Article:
Most people become very anxious about hazardous situations which they cannot sense. This is so because if they cannot sense a hazard, then they cannot initiate any means to avoid the hazard. The situation is out of their “control.”

A good example of an insidious hazard is the ionizing radiation emission of a nuclear power plant. Ionizing radiation cannot be sensed prior to its causing an injury. Therefore, ionizing radiation is insidious. Since we cannot sense a radiation leak, we cannot control our safety. Consequently, we demand extensive safety construction for nuclear power plants.

On the other hand, a good example of an insidious hazard converted to a non-insidious hazard is natural gas. The odor added to natural gas allows us to sense the presence of gas before its concentration accumulates to a dangerous level. In the event of a gas leak, we can sense the leak and we can control the situation.

Finally, a good example of a non-insidious hazard is the burning of a candle in our home. We can see the flame, and we can control its location such that the flame is unlikely to cause a fire. Even in the event of the candle igniting another fuel, we can usually control the situation before it gets to a non-controllable magnitude.

So, for most non-insidious hazards, we do not require specific safety construction. However, for most insidious hazards, standards require the situation to be safe not only during normal operation, but also in the event of a single fault. Where the consequences of the hazard are extreme, we require the situation to be safe in the event of multiple faults. Examples include the field of nuclear power, and the field of intrinsic safety.

For non-ELV sources, standards require insulation be interposed between such circuits and ELV parts, whether those ELV parts are grounded, are isolated, or are secondary circuits. Furthermore, because electric shock conditions are insidious, standards require the construction to account for failure of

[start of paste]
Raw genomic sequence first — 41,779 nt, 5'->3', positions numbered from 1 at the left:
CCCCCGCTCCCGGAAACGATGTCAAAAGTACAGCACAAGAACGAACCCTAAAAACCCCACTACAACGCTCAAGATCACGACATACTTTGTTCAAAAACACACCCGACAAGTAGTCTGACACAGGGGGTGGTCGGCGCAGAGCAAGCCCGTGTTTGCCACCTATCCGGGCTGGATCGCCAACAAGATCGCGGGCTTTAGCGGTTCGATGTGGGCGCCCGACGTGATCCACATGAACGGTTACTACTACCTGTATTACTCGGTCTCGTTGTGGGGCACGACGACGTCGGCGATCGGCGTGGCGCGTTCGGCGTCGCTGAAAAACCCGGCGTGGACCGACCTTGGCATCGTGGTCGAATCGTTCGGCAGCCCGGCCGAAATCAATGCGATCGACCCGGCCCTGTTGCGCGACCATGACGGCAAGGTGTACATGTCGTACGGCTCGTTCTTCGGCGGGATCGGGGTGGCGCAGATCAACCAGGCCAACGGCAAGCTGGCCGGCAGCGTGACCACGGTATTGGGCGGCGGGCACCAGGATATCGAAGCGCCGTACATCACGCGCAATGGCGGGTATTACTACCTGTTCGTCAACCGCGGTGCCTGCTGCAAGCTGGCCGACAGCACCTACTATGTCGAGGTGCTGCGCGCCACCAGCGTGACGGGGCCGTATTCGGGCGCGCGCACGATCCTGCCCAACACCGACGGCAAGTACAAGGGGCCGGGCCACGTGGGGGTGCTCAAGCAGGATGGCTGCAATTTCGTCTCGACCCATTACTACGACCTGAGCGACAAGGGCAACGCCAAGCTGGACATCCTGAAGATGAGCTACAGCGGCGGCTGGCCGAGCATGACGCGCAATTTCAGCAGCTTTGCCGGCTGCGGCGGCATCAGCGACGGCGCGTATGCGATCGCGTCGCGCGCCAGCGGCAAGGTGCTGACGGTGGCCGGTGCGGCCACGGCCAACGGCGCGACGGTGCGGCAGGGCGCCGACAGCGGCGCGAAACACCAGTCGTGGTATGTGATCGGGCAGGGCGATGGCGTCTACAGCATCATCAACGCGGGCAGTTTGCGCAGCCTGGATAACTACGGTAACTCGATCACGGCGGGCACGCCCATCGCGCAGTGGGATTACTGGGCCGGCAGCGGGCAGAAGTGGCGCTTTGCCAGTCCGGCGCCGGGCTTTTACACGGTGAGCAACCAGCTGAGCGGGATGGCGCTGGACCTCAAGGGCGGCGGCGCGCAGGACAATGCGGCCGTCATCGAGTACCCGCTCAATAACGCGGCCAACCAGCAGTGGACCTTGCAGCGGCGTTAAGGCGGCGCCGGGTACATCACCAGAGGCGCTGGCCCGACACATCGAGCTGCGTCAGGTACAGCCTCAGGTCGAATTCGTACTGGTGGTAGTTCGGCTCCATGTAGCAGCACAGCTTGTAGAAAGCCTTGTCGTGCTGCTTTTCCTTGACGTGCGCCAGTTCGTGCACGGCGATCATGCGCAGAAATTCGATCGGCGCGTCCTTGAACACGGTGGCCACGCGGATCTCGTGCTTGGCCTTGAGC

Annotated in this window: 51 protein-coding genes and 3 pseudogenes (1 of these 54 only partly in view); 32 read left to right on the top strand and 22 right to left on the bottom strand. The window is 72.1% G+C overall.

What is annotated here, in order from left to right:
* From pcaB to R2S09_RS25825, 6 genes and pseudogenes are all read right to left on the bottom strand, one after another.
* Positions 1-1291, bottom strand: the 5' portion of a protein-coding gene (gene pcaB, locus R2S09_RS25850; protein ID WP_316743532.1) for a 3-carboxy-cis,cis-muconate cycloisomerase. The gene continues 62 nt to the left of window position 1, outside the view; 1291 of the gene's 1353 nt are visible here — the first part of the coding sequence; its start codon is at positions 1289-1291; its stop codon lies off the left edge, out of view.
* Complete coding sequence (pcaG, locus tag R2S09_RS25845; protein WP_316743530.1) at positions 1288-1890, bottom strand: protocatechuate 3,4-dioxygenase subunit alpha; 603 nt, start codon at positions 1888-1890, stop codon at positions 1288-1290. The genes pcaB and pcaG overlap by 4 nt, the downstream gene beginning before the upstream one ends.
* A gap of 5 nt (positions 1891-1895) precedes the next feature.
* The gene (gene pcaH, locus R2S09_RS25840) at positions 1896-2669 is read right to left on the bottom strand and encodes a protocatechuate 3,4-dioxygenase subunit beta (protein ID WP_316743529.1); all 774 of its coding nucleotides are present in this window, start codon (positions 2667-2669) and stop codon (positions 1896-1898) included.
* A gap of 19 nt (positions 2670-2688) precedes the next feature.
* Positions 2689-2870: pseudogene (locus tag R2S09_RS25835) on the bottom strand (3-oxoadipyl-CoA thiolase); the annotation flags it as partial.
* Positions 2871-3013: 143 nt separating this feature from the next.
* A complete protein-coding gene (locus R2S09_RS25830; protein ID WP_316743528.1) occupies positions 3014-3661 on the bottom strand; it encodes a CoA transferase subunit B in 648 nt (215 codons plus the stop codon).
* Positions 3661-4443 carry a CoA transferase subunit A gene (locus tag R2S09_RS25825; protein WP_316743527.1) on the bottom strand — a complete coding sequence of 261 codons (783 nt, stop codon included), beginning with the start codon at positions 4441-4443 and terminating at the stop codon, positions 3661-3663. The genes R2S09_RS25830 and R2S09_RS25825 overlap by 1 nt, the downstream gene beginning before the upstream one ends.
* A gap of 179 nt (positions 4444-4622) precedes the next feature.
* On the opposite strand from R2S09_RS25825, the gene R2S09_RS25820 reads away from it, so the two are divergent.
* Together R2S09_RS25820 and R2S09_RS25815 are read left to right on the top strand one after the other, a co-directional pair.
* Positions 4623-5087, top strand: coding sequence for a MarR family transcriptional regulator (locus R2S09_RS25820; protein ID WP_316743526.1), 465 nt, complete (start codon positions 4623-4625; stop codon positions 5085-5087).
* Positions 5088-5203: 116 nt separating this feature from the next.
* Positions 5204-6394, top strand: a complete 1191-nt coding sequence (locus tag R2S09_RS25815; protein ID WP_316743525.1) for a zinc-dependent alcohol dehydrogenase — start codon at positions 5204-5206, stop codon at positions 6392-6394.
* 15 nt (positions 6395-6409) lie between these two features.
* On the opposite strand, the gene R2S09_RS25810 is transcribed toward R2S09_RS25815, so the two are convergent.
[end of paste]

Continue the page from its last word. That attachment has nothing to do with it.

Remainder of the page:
that insulation.

Note that the first constructional requirement that gives protection against electric shock is that insulation be interposed between the non-ELV source and the ELV part.

Regardless whether we are considering an overhead power line or a coffeemaker, the constructional requirement is that insulation be interposed between the non-ELV source and any other conductive part or the human body. In the case of an overhead power line, the insulation is primarily air, with solid insulation giving support to the wires. In the case of a coffeemaker, the insulation is comprised of both solid insulation and air insulation.

Let’s now look at the issue of insidiousness. The outward manifestation of an operating circuit is its output in a form which a human can sense. This implies an output which can be detected by one of our five senses, seeing, hearing, feeling, smelling, and tasting.

Normal operation of many electrical products results in something we can see, feel, or hear. Through these senses we can deduce that an electrical device is energized.

But, this is not always the case. Consider the overhead power line. How do you know if the power line is energized?